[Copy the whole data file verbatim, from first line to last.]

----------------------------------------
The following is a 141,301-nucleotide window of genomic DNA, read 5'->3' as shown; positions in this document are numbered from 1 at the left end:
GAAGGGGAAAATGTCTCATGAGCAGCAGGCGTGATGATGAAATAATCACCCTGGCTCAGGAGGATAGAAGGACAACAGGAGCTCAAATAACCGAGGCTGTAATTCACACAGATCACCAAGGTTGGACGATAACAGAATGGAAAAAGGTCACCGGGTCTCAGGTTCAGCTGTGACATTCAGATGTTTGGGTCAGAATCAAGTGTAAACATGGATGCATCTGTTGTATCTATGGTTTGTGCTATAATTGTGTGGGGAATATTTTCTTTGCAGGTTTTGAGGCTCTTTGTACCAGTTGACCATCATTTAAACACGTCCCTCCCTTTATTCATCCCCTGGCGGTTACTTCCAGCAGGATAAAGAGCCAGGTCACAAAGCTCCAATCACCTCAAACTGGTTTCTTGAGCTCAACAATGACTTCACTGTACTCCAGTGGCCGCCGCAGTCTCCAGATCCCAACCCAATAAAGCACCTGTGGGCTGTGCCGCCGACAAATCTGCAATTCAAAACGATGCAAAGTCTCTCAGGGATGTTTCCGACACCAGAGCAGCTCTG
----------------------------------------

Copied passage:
The following is a 141,301-nucleotide window of genomic DNA, read 5'->3' as shown; positions in this document are numbered from 1 at the left end:
GAAGGGGAAAATGTCTCATGAGCAGCAGGCGTGATGATGAAATAATCACCCTGGCTCAGGAGGATAGAAGGACAACAGGAGCTCAAATAACCGAGGCTGTAATTCACACAGATCACCAAGGTTGGACGATAACAGAATGGAAAAAGGTCACCGGGTCTCAGGTTCAGCTGTGACATTCAGATGTTTGGGTCAGAATCAAGTGTAAACATGGATGCATCTGTTGTATCTATGGTTTGTGCTATAATTGTGTGGGGAATATTTTCTTTGCAGGTTTTGAGGCTCTTTGTACCAGTTGACCATCATTTAAACACGTCCCTCCCTTTATTCATCCCCTGGCGGTTACTTCCAGCAGGATAAAGAGCCAGGTCACAAAGCTCCAATCACCTCAAACTGGTTTCTTGAGCTCAACAATGACTTCACTGTACTCCAGTGGCCGCCGCAGTCTCCAGATCCCAACCCAATAAAGCACCTGTGGGCTGTGCCGCCGACAAATCTGCAATTCAAAACGATGCAAAGTCTCTCAGGGATGTTTCCGACACCAGAGCAGCTCTG